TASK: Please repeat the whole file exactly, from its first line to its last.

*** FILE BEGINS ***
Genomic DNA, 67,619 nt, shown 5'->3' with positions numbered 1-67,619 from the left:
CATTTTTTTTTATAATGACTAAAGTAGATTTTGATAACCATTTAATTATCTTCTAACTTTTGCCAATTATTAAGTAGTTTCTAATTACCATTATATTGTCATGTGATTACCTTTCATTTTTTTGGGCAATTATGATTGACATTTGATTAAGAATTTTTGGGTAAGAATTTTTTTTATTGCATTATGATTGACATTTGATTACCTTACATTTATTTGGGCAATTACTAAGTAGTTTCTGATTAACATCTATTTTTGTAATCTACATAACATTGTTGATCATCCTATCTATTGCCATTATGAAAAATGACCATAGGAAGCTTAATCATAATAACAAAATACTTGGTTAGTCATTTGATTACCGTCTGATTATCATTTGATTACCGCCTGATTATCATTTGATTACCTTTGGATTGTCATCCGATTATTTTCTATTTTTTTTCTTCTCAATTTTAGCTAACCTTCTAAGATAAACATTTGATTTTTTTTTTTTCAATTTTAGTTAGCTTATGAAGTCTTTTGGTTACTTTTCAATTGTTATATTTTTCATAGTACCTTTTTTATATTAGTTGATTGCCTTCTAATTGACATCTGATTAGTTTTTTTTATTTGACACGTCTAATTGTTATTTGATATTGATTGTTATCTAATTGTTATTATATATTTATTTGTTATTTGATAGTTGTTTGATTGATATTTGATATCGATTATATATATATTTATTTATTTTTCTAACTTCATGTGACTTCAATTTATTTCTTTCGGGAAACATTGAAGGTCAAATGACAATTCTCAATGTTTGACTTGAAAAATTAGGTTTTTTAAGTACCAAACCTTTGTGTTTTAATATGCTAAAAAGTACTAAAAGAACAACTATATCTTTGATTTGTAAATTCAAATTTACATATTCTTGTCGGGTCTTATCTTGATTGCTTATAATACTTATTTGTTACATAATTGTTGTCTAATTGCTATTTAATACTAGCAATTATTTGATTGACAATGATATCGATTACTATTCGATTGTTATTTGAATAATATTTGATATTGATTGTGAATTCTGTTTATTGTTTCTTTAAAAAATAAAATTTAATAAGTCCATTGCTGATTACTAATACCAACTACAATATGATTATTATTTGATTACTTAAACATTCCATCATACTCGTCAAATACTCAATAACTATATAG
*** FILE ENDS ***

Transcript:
Genomic DNA, 67,619 nt, shown 5'->3' with positions numbered 1-67,619 from the left:
CATTTTTTTTTATAATGACTAAAGTAGATTTTGATAACCATTTAATTATCTTCTAACTTTTGCCAATTATTAAGTAGTTTCTAATTACCATTATATTGTCATGTGATTACCTTTCATTTTTTTGGGCAATTATGATTGACATTTGATTAAGAATTTTTGGGTAAGAATTTTTTTTATTGCATTATGATTGACATTTGATTACCTTACATTTATTTGGGCAATTACTAAGTAGTTTCTGATTAACATCTATTTTTGTAATCTACATAACATTGTTGATCATCCTATCTATTGCCATTATGAAAAATGACCATAGGAAGCTTAATCATAATAACAAAATACTTGGTTAGTCATTTGATTACCGTCTGATTATCATTTGATTACCGCCTGATTATCATTTGATTACCTTTGGATTGTCATCCGATTATTTTCTATTTTTTTTCTTCTCAATTTTAGCTAACCTTCTAAGATAAACATTTGATTTTTTTTTTTTCAATTTTAGTTAGCTTATGAAGTCTTTTGGTTACTTTTCAATTGTTATATTTTTCATAGTACCTTTTTTATATTAGTTGATTGCCTTCTAATTGACATCTGATTAGTTTTTTTTATTTGACACGTCTAATTGTTATTTGATATTGATTGTTATCTAATTGTTATTATATATTTATTTGTTATTTGATAGTTGTTTGATTGATATTTGATATCGATTATATATATATTTATTTATTTTTCTAACTTCATGTGACTTCAATTTATTTCTTTCGGGAAACATTGAAGGTCAAATGACAATTCTCAATGTTTGACTTGAAAAATTAGGTTTTTTAAGTACCAAACCTTTGTGTTTTAATATGCTAAAAAGTACTAAAAGAACAACTATATCTTTGATTTGTAAATTCAAATTTACATATTCTTGTCGGGTCTTATCTTGATTGCTTATAATACTTATTTGTTACATAATTGTTGTCTAATTGCTATTTAATACTAGCAATTATTTGATTGACAATGATATCGATTACTATTCGATTGTTATTTGAATAATATTTGATATTGATTGTGAATTCTGTTTATTGTTTCTTTAAAAAATAAAATTTAATAAGTCCATTGCTGATTACTAATACCAACTACAATATGATTATTATTTGATTACTTAAACATTCCATCATACTCGTCAAATACTCAATAACTATATAG